If you are adding an extension, creating a basement, designing a completely new house or renovating an existing one there will be many decisions for you to make and quite a few challenges for you to overcome!
Your vision of what the completed project will look like is more than likely to become compromised by practicality – i.e. budgets, building constraints, two or more ideas colliding to make it impossible to build. For example; a client desperately wanted an island in the kitchen but due to the rectangular shape of the kitchen if an island had been installed, they would not have been able to open the fridge or wall-oven doors! Practicality can become a deal-breaker to wonderful ideas.
I developed a system to work out the best way forward when a serious challenge arises, I hypothetically wear different hats. In my imagination I put on a ‘hat’ for The Client, The Designer and The Builder. The Client: usually their greatest concerns are the way they want to live, the budget and as the project progresses, the variety of changes they wish to make as they become aware of new ideas and products. The Designer: is only interested in the overall aesthetics, the flow and that every detail of the design is in keeping with the whole plan. The Builder who is only concerned with how the elements can get built, the structural aspects involved and the necessary steps to completion, the budget plays a large role here too. Focusing on each ‘hat’ allows for perspective and priorities, decisions are made far easier when an understanding of each role and the details that are involved.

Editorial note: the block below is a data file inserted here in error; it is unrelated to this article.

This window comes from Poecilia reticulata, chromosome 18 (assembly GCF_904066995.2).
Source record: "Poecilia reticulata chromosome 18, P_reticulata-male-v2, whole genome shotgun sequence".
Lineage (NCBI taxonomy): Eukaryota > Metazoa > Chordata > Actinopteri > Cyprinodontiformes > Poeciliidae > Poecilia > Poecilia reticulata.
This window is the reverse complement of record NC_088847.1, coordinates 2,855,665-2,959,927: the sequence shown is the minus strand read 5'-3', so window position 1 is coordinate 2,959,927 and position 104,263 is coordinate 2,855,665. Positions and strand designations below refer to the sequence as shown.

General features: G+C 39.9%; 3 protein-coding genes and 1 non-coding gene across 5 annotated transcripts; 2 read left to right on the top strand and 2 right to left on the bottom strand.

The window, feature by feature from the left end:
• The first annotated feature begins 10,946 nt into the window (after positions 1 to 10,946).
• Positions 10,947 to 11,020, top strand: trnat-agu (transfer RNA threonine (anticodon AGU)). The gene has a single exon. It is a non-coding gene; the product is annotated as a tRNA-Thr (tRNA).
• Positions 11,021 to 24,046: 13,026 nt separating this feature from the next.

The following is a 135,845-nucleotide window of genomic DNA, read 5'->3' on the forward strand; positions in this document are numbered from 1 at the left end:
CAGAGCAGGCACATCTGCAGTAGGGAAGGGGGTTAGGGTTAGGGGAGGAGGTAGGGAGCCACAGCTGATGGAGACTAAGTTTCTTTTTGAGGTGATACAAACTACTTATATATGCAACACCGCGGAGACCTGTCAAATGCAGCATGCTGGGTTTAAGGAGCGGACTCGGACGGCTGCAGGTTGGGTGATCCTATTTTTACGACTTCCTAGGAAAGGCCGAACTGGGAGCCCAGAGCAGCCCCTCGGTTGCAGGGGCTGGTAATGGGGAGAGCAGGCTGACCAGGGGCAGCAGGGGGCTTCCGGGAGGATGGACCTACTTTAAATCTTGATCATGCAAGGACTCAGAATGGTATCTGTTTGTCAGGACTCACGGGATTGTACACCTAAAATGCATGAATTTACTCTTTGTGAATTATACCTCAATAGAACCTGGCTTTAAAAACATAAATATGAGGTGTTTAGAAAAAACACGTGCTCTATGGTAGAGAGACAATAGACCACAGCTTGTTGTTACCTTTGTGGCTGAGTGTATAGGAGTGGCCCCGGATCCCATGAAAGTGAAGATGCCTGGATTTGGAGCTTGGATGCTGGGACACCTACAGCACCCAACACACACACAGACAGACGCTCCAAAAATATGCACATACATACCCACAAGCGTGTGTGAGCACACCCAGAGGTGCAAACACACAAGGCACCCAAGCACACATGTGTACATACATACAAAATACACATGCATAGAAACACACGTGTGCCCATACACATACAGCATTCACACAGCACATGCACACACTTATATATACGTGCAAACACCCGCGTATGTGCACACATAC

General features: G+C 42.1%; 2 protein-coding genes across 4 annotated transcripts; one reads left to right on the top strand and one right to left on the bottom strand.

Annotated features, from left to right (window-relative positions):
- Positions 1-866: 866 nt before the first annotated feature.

The Client The Designer The Builder
Taking seriously the different considerations for each hat it quickly becomes obvious what decision can be made or must be made with regards to each new problem. Often The Client can have exactly what they want but sometimes practicality of budget or build restraints must sway the decision in a different direction.
If you can keep emotions at bay everything will move forward quicker and smoother – the BIG key to this is to make all your decisions; choices of fixtures and fittings, appliances, colours, tiles etc etc before the project begins. Try to limit any changes of design or product to an absolute minimum, 99% of the time it is these changes that immediately cause the budget to go out the window.
Do not forget to think about natural light for every single room, bathroom and hallway. The number of times I hear “I did not realise that by doing ‘this’ it would make the room so dark”!